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What Does Assuring Real-time Video Quality Really Mean?

by Juniper Employee on ‎03-18-2009 12:40 PM

Real-time multi-media services such as IP Television (IPTV) and video conferencing place difficult demands on IP networks.  IP networks are inherently good at delivering messages on a best effort basis most of the time.  But a late packet in a real time media stream is as good as a dropped packet.  Everybody here is probably familiar with using queues to prioritize traffic and rate limiters or policers to slow down non-priority traffic.  But as high bandwidth multi-media services become more popular, the highest priority queues become full, and even high priority traffic effectively gets best effort treatment.  It is not cost effective to scale your network for peak capacity.  

Fortunately, there are ways to gracefully handle peak periods and honor service level commitments.  

True service assurance requires bandwidth admission control.  If somebody starts watching a real time TV broadcast, nothing is more frustrating than having the show start out fine but then degrade and fail in the middle.  If this happens one too many times, you either call customer service or switch providers.  A good bandwidth admission control system, such as the SRC Policy Manager, reserves the bandwidth for the duration of the show.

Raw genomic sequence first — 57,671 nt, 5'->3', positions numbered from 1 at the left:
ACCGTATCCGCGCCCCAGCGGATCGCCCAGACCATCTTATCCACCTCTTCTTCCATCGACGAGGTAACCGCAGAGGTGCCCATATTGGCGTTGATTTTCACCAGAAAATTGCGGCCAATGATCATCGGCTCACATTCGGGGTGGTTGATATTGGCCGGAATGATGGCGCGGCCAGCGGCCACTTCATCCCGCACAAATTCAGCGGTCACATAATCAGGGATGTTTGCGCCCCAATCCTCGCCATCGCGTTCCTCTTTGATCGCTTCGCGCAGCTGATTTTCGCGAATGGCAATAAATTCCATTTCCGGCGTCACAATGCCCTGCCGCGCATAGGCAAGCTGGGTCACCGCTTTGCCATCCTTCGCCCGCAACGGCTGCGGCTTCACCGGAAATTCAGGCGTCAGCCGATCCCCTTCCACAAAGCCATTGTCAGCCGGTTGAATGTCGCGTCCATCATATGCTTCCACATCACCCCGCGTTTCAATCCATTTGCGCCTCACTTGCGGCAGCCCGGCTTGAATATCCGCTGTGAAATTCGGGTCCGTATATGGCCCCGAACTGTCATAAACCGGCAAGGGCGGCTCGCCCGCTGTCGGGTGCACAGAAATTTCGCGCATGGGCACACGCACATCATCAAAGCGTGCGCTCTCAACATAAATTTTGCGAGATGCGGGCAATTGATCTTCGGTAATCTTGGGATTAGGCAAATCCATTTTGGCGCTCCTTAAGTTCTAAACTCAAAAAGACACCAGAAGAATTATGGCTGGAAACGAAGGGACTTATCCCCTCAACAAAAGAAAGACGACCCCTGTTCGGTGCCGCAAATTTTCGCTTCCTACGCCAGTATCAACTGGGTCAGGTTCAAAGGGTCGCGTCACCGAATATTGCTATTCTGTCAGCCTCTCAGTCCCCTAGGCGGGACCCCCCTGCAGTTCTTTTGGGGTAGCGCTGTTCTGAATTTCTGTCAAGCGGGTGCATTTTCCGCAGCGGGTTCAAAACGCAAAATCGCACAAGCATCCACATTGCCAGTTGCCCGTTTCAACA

Network enforcement policies must be dynamically provisioned in the network to ensure that the multi-media session has access to the bandwidth promised by the reservation.  This assures that the multi-media experience will be assured for the duration of the show.  And during peak times, it is important to have graceful messaging to the viewer.  If insufficient bandwidth is available, the viewer should receive an intelligent message and offered options.  For example, if an HD stream is requested but only SD bandwidth remains, apologies and the SD version of the content should be offered.  

How do you model the bandwidth in the admission control system?  With congestion points.  Sound complicated?  It doesn’t have to be.  I’ll describe how easy it can be in the next post in this series.

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